That brought Rogoff attorney David Gross to his feet to voice an angry objection to the accusation. His colleague Mara Michaletz complained to Guidi that “I’ve never been accused of unethical behavior before.”
Guidi told the lawyers to cool down. After a total of eight days of trial, he counseled everyone is tired and short-tempered. Michaletz thanked the judge, but Robinson wasn’t exactly letting go.
“I’m not intending to insult,” he said, “but that’s how it happened.”
Simple made complicated
On its face, the Hopfinger-Rogoff dispute would appear simple. Hopfinger and Rogoff discussed her buying his interest in Alaska Dispatch for $1 million, a sum almost as inflated as the $34 million she paid The McClatchy Company to buy the News.
Hopfinger hung onto a signed and dated napkin on which in March 2014 she promised the $1 million in 10 annual payments of $100,000. Rogoff was at the time under Northrim Bank restrictions not to make any deals over $50,000 per year without bank approval.
Hopfinger claims she told him the napkin would have to do until the bank, which had lent her $13 million to aid in the purchase of the News, waved the restriction and a formal contract could be drafted.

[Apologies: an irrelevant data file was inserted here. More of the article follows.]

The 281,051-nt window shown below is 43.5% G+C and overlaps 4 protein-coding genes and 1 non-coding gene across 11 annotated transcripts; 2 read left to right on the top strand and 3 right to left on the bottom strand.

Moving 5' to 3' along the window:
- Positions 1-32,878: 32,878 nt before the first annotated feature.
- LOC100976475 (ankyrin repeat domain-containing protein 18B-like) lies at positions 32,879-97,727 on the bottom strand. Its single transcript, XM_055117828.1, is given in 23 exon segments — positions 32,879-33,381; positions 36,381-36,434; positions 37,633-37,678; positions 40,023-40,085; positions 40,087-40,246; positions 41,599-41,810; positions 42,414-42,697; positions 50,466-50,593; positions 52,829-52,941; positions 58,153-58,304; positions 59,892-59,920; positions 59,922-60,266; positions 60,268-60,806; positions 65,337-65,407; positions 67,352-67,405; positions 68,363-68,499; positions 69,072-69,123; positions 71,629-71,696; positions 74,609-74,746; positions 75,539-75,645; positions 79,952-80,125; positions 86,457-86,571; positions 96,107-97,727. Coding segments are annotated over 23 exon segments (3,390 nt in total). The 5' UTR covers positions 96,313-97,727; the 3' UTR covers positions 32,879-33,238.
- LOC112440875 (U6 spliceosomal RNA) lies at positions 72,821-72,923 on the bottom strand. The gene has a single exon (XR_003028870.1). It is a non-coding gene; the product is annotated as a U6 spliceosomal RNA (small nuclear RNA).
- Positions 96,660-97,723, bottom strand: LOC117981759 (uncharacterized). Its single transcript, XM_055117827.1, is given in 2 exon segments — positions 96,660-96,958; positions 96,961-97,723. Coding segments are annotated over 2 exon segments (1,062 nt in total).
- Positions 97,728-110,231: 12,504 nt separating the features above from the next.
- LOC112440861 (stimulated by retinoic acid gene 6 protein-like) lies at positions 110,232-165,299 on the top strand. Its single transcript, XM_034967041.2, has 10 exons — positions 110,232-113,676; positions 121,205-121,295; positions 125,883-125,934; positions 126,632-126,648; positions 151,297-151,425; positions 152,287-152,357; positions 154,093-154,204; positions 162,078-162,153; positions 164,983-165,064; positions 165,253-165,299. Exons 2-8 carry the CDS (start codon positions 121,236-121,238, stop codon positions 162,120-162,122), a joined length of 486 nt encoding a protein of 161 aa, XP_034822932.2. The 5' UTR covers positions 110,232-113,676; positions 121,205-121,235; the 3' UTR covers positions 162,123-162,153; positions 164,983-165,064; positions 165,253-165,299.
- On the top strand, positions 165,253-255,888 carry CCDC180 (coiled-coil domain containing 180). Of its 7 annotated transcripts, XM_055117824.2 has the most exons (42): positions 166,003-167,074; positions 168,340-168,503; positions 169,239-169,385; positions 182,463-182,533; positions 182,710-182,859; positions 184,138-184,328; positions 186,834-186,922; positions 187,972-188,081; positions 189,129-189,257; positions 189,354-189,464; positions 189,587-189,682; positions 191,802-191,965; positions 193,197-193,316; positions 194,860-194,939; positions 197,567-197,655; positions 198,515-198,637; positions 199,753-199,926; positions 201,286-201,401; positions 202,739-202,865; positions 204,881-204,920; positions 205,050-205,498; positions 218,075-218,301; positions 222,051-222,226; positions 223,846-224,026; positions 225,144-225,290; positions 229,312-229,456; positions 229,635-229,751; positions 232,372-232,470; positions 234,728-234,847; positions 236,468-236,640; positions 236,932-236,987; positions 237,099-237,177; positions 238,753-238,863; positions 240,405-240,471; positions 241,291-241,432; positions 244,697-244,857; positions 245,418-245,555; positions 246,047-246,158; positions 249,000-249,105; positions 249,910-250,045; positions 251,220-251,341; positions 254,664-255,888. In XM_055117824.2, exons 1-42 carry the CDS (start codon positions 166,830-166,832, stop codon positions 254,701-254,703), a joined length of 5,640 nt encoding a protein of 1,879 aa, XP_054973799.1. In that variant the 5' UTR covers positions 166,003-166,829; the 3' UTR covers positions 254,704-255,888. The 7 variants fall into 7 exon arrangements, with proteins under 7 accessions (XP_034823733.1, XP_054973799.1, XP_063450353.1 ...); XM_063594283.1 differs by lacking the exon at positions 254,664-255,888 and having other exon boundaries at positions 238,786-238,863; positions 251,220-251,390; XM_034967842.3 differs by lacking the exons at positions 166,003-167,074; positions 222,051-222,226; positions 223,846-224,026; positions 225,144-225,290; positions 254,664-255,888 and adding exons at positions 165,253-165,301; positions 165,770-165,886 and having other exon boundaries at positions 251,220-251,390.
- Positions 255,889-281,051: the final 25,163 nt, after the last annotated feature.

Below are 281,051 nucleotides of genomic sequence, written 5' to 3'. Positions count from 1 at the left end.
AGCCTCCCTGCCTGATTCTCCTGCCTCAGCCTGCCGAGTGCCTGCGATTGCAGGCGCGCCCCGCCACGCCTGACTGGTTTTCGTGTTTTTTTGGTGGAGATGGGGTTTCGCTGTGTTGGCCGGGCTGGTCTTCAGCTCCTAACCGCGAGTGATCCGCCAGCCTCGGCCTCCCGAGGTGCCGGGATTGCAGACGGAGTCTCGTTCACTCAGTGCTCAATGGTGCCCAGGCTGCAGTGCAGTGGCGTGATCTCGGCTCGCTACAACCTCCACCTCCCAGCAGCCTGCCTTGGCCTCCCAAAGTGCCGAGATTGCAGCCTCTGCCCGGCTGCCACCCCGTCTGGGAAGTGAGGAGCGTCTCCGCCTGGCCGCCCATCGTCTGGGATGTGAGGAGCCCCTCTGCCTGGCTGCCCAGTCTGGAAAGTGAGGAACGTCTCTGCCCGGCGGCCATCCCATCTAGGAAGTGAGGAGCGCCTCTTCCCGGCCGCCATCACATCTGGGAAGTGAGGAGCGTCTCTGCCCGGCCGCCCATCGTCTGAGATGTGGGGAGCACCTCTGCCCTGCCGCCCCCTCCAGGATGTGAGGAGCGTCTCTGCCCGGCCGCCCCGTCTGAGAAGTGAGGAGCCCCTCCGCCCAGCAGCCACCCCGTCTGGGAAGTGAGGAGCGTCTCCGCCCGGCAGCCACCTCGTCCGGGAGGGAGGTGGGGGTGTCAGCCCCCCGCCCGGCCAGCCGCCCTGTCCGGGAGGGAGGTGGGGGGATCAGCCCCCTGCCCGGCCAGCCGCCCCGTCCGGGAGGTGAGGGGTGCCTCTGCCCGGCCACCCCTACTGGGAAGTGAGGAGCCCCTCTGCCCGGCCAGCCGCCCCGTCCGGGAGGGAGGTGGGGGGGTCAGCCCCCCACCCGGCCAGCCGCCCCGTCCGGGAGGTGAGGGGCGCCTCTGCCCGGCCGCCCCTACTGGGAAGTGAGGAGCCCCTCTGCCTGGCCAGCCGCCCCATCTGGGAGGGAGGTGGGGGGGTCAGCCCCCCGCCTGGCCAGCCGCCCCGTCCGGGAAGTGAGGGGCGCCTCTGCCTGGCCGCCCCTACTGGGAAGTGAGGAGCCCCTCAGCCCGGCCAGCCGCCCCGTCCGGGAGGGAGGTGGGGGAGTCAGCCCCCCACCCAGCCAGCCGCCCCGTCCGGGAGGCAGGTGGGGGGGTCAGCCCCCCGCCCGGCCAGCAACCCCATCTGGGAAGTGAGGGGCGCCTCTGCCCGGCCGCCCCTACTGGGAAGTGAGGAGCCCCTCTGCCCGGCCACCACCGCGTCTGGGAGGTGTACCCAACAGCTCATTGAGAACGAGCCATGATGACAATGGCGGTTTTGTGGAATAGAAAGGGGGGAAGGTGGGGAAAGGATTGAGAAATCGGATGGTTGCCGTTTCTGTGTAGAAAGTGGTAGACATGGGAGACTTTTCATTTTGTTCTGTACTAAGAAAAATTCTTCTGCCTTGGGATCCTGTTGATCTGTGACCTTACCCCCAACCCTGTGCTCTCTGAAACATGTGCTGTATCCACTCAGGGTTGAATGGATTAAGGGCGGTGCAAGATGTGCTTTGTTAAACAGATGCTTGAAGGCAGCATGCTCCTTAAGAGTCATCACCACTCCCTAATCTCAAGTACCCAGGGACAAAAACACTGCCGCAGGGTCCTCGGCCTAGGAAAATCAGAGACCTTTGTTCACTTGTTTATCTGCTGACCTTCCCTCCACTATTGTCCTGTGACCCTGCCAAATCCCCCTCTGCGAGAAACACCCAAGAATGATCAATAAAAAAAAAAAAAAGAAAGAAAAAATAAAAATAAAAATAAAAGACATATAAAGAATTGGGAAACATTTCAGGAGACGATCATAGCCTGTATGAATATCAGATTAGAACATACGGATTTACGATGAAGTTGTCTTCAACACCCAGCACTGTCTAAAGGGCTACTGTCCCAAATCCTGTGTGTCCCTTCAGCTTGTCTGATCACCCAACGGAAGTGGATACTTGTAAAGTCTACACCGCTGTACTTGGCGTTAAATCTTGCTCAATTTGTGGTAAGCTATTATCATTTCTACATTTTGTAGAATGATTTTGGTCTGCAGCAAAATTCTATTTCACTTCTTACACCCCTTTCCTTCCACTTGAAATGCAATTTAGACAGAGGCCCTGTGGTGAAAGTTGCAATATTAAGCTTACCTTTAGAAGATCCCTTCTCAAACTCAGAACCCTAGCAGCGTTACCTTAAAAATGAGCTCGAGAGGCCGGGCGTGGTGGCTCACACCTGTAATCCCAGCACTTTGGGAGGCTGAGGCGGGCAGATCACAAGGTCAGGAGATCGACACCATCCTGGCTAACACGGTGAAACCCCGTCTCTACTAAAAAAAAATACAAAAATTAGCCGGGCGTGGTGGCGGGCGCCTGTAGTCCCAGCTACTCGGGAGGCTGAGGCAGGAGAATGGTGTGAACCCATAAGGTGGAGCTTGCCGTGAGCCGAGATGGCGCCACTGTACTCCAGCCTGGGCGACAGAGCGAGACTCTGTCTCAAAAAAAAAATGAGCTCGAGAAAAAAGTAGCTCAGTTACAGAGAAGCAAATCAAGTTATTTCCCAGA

With the bank still watching over Rogoff’s shoulder, she made true on the agreement with the first payment of $100,000 written out to Hopfinger on a personal check in early 2015.
Hopfinger was then in on-and-off negotiations with Rogoff’s small army of Birch-Horton attorneys trying to hammer out the fine points of a proper, lawyerly approved contract with all the i’s dotted and t’s crossed.
He saved all his emails, which left quite the paper trail. It ended with an email from Rogoff to Hopfinger saying the bank restriction was lifted, and they could do the deal.
A subsequent argument over money and Rogoff’s discovery that Hopfinger had sold his house and really was leaving Alaska as he had earlier told her, ended their friendship shortly after that email was sent. Rogoff decided Hopfinger was disloyal, a claim that had led to the firing of at least one other top-level manager at the Dispatch News, and no more checks were written.
Hopfinger eventually sued, and that is when the case took a twist.
Attorneys for Rogoff argued that there had never been a deal because Hopfinger and Rogoff were negotiating different agreements.